Direct support professionals receive recognition
STEUBENVILLE — The Jefferson County Board of Developmental Disabilities highlighted some very important employees during Direct Support Professionals Recognition Week, which ran Sept. 13-19.
Direct support professionals provide residential care and related assistance at Shaffer Plaza Apartments for 24 adult residents. The observance included daily inspirational notes and treats, pizza and more tokens of appreciation to thank the estimated 45 employees for all they do. Resident Manager Natalie Baird said DSP’s make a difference in the lives of the people they serve and deserve to be honored for their efforts.
“It recognizes our direct care professionals for their patience, knowledge, heart and dedication to individuals in our profession. Often the job goes unrecognized and people don’t realize what a difficult job it is, but it is rewarding as well,” Baird said. “The smallest of accomplishments is the greatest thing.”
Several of the employees shared why they enjoy their roles.
Tyler Bridges, a Toronto resident who has been employed as a residential aide for more than a year, said he was inspired by his mother, Brenda, who has worked at the facility for four years. Although mother and son work in separate buildings, they occasionally spend time together on the job. Bridges said they both liked helping people and this job was a perfect fit.
“My mom recommended me because she knows I like helping people. I enjoy it,” he said. “It’s a rewarding factor of seeing them happy and getting them to accomplish a goal. It’s touched me in a way I’ve never felt before.”
His duties include taking care of nine residents, making sure their rooms are clean and that they have their meals, but he also tries to find ways to entertain them since coronavirus has restricted their usually busy schedule of outdoor activities. Bridges, who studied gaming art and design with a minor in graphic art at the Art Institute of Pittsburgh, believes he’s found a calling at Shaffer.
“I can definitely see myself continuing in this field,” he said.
Rebecca Riffee, a Steubenville resident, has spent the past 19 years as a residential aide and said it takes a real gift to perform the role. She learned about the job from another JCBDD official and has been happy ever since.
“I was interested in it when someone at the School of Bright Promise told me about the place. I started in September 2000 and I love the clients.”
She said being a DSP means taking good care of the residents, giving them the best and bringing happiness to them.
“You almost have to be gifted to work in a facility like this,” added Riffee. “I didn’t know about this place until I was approached (about the job.) It felt like it’s my family when I’d just started working here. I love working here, I really do.”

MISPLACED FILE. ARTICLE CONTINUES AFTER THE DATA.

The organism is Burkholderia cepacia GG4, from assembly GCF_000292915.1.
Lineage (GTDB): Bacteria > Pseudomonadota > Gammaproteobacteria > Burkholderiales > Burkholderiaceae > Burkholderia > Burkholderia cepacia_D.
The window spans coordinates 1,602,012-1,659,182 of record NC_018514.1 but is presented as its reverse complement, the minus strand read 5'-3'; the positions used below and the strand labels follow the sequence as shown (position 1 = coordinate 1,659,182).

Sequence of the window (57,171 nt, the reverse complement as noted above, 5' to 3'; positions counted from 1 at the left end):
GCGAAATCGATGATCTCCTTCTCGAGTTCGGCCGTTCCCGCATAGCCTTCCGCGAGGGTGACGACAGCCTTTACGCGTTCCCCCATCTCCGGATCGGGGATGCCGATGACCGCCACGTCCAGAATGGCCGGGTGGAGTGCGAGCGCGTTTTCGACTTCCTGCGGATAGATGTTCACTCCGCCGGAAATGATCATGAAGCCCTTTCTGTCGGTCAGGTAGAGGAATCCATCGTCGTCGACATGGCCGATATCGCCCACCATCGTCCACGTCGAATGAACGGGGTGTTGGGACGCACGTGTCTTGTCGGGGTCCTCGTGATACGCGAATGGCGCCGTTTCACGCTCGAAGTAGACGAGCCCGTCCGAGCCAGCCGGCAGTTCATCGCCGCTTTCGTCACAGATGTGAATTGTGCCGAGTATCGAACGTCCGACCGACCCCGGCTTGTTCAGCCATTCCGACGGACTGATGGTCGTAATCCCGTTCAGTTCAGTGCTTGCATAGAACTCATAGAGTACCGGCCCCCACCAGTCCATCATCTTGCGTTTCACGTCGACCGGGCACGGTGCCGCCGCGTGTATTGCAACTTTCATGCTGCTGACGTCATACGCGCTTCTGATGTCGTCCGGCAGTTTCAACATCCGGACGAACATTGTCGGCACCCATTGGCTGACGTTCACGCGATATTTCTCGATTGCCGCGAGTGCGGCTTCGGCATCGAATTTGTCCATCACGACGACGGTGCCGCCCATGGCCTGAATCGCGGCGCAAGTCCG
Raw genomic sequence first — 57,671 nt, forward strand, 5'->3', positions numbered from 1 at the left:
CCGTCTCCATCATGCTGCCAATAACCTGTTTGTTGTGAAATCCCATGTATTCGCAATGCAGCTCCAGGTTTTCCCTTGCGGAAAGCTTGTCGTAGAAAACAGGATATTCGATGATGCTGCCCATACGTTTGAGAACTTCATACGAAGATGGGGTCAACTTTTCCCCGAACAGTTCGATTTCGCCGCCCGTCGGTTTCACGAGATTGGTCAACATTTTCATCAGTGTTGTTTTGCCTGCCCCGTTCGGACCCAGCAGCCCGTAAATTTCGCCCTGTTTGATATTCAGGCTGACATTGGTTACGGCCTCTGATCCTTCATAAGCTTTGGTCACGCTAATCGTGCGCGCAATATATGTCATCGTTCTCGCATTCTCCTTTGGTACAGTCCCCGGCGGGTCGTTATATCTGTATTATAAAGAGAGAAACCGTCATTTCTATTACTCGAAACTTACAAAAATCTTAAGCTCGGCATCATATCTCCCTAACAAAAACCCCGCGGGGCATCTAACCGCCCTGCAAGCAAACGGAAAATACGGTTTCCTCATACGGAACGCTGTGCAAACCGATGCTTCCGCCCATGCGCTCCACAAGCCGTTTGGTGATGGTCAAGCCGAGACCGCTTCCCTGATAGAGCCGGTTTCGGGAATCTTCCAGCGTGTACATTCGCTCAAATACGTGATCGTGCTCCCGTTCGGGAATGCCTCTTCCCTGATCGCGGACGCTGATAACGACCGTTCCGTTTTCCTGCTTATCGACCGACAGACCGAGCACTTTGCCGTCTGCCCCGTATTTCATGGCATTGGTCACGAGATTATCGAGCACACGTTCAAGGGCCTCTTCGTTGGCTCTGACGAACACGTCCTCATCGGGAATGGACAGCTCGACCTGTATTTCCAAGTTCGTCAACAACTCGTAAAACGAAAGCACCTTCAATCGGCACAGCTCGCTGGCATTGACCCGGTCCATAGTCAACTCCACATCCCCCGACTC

Phyllis Westfall, a quality developmental disability professional, has been with the facility for 30 years and said she has always liked helping people. Her experience began as a volunteer for the Jefferson County Special Olympics, where she co-chaired the committee in high school with friend Rachel Scott. It was at that time she met Dick Sperry, the Special Olympics organizer. Westfall was also involved with fundraising and donations, leading her to learn about residential services in Carroll County and eventually Shaffer Plaza.
“I’ve always been drawn to caring for people who need it and assisting them to become as independent as possible,” the Toronto resident said. “I started working at Shaffer Plaza as a residential aide in 1990, where I instantly fell in love with the residents. I worked in the aide position for six years, then moved to a home manager position for 24 years.”
During that time, she raised a family and earned a bachelor’s degree in legal studies from California University in Pennsylvania in 2013. Westfall was promoted to QDDP in June and said she enjoys her work.
“I love the joy you get every day,” Westfall commented. “These guys can brighten your day like no one else.”
Meanwhile, Baird was grateful for the support her staff gives on a daily basis and said she tries to make the facility a warm and welcoming one to all who inhabit it.
“I like making this a place where people want to come and work. We’re recognizing our staff and their hard work and I think it makes things enjoyable for them. My No. 1 thing was to make this a happy place for people to come to work and our residents to come live.”
For information on a career as a direct service professional, contact (740) 264-7176 or e-mail Dianne Paice, human resources coordinator, at firstname.lastname@example.org.